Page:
Our intention is to explore the ability of frustrated systems to transport spin information. Indeed, frustrated magnets and spin liquids are characterized by finite range order. Investigating the manner spin current are transmitted through such channel could therefore give information about the nature of magnetic order (unpublished).
In magnetic insulators, the electrons are not free to move but bound to the atomic cores. The interaction between magnetic moments can lead to magnetic ordering below a certain temperature and to spin-wave excitations, whose quanta are quasiparticles. These magnons can also carry information and be utilized in logic devices, which are studied in the research area of spin-electronics in insulators: magnonics (Chumak, Nature Physics 11, 453 (2015)). Such devices are free of ohmic heating due to the absence of charge flow, making them very attractive with regard to low waste energy production and power consumption. In this perspective, we particularly interested in magnetic insulators displaying a certain degree of chirality, either through Dzyaloshinskii-Moriya or 4-spin interactions. We recently demonstrated that ferromagnetic magnons exert a torque on the magnetic order parameter that resembles strikingly the spin-orbit torque observed in metallic systems [7]. More to come on this subject…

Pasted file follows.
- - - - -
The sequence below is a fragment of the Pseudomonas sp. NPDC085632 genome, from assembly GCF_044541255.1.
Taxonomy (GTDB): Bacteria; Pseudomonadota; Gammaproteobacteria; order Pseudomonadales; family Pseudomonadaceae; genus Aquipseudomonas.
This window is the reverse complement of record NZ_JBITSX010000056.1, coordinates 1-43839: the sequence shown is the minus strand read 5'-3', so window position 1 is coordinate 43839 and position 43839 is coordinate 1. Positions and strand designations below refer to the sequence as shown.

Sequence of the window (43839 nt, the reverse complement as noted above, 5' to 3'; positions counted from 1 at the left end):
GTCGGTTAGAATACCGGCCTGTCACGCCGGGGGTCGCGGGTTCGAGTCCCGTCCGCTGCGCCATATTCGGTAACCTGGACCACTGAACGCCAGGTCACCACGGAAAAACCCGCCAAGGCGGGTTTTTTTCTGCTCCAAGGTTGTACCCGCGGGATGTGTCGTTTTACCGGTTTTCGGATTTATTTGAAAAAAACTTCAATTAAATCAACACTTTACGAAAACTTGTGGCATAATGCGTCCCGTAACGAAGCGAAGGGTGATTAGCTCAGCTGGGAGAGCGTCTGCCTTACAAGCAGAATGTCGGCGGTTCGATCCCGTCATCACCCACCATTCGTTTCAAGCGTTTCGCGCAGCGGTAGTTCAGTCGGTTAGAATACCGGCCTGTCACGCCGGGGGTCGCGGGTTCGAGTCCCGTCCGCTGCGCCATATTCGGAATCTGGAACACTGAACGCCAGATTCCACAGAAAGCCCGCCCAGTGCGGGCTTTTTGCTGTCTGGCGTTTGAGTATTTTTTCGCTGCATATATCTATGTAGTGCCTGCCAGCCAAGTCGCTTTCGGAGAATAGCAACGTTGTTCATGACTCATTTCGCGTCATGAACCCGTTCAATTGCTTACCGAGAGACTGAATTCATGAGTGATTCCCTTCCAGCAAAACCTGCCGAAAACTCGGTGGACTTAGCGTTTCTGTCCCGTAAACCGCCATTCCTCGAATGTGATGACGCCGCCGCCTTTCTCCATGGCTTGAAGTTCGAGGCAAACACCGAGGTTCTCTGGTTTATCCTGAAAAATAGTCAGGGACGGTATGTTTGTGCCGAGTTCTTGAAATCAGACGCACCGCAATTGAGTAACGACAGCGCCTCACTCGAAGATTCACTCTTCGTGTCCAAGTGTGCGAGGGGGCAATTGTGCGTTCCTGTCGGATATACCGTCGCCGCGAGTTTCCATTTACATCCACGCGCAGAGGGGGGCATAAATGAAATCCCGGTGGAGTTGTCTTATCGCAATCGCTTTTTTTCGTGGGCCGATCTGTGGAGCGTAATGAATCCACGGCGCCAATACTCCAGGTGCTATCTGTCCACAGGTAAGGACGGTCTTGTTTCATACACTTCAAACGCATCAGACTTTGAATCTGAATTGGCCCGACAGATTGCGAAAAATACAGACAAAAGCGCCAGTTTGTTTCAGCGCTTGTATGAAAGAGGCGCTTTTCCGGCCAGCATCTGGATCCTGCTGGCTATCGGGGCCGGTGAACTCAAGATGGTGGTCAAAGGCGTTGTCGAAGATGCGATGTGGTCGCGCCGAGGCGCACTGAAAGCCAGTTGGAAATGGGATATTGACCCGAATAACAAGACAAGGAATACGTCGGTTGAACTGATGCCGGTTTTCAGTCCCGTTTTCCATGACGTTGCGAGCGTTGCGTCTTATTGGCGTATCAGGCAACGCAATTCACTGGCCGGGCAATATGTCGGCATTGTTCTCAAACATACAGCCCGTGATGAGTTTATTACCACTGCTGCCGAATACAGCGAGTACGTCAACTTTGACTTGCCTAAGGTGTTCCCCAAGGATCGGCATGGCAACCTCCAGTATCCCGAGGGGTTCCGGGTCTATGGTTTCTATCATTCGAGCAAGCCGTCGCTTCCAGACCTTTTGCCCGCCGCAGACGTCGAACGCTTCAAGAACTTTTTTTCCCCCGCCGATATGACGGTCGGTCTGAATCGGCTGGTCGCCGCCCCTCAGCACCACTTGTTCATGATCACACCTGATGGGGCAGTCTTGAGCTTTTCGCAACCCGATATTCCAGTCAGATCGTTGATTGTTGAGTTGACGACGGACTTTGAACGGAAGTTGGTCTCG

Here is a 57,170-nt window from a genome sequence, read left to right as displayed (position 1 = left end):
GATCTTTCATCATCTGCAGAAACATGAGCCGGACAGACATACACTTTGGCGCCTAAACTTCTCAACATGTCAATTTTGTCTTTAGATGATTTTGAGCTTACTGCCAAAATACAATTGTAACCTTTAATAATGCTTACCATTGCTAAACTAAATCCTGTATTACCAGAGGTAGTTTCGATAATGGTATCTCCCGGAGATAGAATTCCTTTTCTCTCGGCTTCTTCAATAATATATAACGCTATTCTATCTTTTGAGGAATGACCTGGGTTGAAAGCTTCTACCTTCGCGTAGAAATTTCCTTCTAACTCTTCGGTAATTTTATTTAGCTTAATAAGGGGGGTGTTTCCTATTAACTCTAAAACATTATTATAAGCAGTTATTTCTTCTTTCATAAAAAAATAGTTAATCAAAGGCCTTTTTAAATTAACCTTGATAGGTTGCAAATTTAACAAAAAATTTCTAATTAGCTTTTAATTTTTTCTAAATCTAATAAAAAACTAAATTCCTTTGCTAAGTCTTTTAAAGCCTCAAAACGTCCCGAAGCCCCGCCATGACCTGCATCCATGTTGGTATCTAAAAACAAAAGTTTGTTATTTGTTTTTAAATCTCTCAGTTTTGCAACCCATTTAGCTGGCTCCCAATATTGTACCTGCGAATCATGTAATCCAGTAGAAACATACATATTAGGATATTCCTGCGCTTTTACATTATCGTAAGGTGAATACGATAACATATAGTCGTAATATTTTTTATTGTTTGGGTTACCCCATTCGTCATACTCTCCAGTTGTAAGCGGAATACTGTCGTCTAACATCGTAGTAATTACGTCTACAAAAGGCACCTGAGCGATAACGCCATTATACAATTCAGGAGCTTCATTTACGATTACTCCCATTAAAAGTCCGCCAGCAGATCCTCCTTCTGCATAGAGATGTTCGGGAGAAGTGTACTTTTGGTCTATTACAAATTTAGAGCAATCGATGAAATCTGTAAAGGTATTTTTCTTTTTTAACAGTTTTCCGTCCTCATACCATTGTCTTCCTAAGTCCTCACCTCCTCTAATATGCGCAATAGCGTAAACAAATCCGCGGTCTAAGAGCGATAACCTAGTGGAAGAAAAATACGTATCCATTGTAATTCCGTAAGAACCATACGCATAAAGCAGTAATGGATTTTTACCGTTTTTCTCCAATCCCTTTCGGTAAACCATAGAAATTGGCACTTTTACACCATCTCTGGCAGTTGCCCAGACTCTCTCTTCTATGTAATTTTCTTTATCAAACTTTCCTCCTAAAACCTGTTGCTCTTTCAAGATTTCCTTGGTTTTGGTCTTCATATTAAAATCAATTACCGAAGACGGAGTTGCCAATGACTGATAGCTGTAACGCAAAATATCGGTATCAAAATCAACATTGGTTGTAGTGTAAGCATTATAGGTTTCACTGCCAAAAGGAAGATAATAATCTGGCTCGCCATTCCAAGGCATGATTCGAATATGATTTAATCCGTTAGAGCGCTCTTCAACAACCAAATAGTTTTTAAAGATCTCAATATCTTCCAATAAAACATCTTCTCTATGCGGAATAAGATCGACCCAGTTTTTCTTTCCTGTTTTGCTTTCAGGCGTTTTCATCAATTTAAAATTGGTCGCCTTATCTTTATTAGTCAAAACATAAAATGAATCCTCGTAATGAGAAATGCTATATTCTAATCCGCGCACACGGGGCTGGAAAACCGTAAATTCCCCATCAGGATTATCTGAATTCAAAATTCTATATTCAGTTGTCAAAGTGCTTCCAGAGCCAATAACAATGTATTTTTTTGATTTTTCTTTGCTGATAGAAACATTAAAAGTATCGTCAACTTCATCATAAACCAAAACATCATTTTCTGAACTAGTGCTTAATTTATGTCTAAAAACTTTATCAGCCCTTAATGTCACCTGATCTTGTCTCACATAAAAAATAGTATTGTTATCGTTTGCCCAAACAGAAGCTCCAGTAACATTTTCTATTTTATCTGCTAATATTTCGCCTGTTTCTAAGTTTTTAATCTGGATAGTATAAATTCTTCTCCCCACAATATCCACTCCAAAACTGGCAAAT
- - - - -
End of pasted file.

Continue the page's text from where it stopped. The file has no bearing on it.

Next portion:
Group members

Collaborators
Kyung-Jin Lee, Korea University, Korea

Publications

[1] Enhanced non-adiabaticity in vortex cores due to the emergent Hall effect, A. Bisig, C. A. Akosa, J.-H. Moon, J. Rhensius, C. Moutafis, A. von Bieren, J. Heidler, G. Kiliani, M. Kammerer, M. Curcic, M. Weigand, T. Tyliszczak, B. Van Waeyenberge,  H. Stoll, G. Schutz, K.-J. Lee, A. Manchon, and M. Klaui, Phys. Rev. Lett. 117, 277203 (2016).
[2] Intrinsic nonadiabatic topological torque in magnetic skyrmions and vortices, C.A. Akosa, P.B. Ndiaye, A. Manchon, Physical Review B 95 (5), 054434.
[3] Topological Hall and spin Hall effects in disordered skyrmionic textures, P. B. Ndiaye, C. A. Akosa, and A. Manchon, Phys. Rev. B 95, 064426 (2017).
[4] Role of spin diffusion in current-induced domain wall motion for disordered ferromagnets, Collins Ashu Akosa, Won-Seok Kim, Andre Bisig, Mathias Klaui, Kyung-Jin Lee, and Aurelien Manchon, Phys. Rev. B 91, 094411 (2015).
[5] Steady motion of skyrmions and domains walls under diffusive spin torques, R. Gabriel Elias, N. Vidal-Silva, and A. Manchon, Phys. Rev. B 95, 104406 (2017).
[6] Theory of Topological Spin Hall Effect in Antiferromagnetic Skyrmion: Impact on Current-induced Motion, C. A. Akosa, O. A. Tretiakov, G. Tatara, A. Manchon, arXiv:1709.02931 (2017).
[7] Magnon-Mediated Dzyaloshinskii-Moriya Torque in Homogeneous Ferromagnets, A. Manchon, P. Birame Ndiaye, J.-H. Moon, H.-W. Lee, and K.-J. Lee, Phys. Rev. B 90, 224403  (2014).